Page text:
“Everyone has the right to own what they worked for, no matter what color they are,” she says. “For those Black people who have been forced out, I say, keep pressing in.”

She sees a future in which the question of whether Black people and nature belong to each other is inarguable: “It’s going to come back to Black people naturally if we continue to work for it…too much of our blood, sweat, and tears in the land.”

There’s healing in working with the land and with bees, says Foxx Winship. By maintaining their farm, she and her family are able to give back to their community and local economy—something that’s felt more honorable during the pandemic: “These small acts take back some of the power in our own health and wellness.”
Beekeeping is more of a spiritual process for Chang. And her homestead’s success, symbolic of an amelioration with nature her ancestors never had. She’s ready to forge a new path. “That I can carry on traditions from my family and teach my children about living off of your land and beekeeping is a testament to the progress that we have made in this country,” she says, though there’s still a long way to go.
Working with honey bees has changed her perspective on family. She praises them for always putting the good of the hive first. “How cool is that?” she asks. “The more I think I know about beekeeping, something comes along and makes me realize how vast this world is and how much more I can learn.”
While heavy, the burden of representation isn’t something these Black beekeepers take lightly: Chang hosts bee-related speaking engagements, Lindsey and Paule Jackson attend and speak at national conferences, Kam and Summer Johnson give talks at schools, and Foxx Winship will soon offer children’s classes on her property.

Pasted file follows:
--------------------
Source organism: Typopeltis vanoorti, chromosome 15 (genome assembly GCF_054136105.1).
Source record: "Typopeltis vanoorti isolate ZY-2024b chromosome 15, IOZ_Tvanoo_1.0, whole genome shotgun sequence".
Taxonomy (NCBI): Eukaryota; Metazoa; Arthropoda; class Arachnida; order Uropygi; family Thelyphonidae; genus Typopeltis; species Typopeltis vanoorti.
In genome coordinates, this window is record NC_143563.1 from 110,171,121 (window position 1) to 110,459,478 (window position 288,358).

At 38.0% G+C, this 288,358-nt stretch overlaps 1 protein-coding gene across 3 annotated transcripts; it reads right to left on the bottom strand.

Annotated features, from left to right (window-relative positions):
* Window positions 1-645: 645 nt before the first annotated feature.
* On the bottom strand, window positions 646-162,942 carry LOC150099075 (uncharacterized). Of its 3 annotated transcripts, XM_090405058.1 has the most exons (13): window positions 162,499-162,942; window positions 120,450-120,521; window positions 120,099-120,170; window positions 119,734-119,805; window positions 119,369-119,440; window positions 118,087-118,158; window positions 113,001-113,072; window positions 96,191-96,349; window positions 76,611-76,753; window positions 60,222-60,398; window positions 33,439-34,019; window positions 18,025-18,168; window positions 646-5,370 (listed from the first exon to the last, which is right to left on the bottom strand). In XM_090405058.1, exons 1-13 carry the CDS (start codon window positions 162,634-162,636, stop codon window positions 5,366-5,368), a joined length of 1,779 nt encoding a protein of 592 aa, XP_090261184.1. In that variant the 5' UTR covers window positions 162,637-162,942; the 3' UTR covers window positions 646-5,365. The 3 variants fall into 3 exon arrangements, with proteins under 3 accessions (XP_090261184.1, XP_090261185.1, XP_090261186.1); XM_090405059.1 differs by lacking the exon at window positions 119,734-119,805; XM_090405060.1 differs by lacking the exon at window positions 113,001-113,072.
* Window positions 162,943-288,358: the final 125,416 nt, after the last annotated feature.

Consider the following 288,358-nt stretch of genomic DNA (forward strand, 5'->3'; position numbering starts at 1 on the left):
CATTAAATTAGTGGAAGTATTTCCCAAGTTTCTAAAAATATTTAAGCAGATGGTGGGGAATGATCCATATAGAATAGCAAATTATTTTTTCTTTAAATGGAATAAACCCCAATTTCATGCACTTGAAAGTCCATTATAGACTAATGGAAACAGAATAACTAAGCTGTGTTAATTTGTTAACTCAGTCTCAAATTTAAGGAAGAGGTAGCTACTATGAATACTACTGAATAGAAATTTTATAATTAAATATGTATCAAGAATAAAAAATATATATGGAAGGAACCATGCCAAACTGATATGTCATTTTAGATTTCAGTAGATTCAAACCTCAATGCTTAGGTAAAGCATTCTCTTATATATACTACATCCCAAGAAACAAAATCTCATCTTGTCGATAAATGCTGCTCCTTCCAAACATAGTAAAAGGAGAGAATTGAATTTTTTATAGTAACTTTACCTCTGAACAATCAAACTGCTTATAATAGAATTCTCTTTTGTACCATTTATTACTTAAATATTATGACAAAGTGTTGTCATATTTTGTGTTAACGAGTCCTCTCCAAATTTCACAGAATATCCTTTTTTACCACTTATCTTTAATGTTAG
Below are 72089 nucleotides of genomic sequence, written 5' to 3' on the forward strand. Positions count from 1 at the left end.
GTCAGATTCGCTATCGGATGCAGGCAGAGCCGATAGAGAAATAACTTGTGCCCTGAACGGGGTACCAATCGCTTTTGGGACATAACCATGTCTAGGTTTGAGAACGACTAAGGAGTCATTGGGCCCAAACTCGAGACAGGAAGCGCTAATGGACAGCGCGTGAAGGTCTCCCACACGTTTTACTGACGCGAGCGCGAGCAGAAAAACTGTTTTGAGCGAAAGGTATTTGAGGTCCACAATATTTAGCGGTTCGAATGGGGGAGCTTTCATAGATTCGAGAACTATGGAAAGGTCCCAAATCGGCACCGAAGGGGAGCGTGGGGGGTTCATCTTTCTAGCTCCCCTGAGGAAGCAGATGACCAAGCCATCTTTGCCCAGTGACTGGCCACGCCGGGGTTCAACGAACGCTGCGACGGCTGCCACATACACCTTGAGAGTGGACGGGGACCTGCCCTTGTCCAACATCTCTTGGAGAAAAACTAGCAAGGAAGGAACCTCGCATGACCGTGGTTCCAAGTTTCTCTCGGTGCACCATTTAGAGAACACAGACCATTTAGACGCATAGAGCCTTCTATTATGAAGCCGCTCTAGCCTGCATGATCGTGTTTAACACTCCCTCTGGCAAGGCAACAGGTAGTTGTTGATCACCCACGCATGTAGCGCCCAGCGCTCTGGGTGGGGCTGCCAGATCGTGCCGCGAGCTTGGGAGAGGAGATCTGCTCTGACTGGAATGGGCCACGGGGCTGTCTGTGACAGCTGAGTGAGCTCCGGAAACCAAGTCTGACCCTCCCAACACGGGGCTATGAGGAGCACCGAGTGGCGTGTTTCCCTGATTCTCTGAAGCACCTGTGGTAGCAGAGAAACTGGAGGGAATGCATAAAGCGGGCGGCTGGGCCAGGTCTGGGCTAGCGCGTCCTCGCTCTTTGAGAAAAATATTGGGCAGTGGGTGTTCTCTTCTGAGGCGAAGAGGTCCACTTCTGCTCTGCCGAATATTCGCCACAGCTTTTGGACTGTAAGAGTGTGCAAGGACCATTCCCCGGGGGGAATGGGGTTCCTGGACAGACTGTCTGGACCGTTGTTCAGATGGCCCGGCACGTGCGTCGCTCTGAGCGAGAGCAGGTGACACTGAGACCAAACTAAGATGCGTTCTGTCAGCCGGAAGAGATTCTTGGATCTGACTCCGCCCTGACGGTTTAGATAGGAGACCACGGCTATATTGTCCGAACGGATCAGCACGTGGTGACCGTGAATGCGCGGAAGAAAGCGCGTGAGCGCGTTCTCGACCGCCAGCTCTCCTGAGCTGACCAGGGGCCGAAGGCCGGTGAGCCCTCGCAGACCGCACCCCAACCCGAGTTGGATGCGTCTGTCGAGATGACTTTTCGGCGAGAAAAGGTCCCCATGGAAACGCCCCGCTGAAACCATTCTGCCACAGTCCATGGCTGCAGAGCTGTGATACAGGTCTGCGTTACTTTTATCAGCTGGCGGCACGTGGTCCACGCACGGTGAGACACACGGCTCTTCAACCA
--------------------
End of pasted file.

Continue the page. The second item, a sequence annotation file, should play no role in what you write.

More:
Whenever a person of color questions his interest in bees and conservation efforts as a Black person, Paule Jackson reminds them of the Black people who came before him. He mentions Booker T. Washington who, in 1881, made beekeeping a mandatory part of the curriculum at Tuskegee Institute because it would help instill discipline in students. George Washington Carver worked to introduce Black farmers to beekeeping, Dr. Charles Henry Turner discovered bees could detect color and pattern, and famed mathematician Benjamin Banneker was also an apiarist. Dr. Shirley Ann Jackson, the first African American woman to receive a doctorate degree from MIT, first studied bee patterns. And Philip Emeagwali of Nigeria was inspired by the honeycomb in developing the world’s fastest computing network and forerunner to the Internet.
Nature has always been ours and Black people have always belonged to it. “You don’t gotta be a beekeeper,” Paule Jackson will tell them. “We want you to just do something great and be inspired by the outdoors.”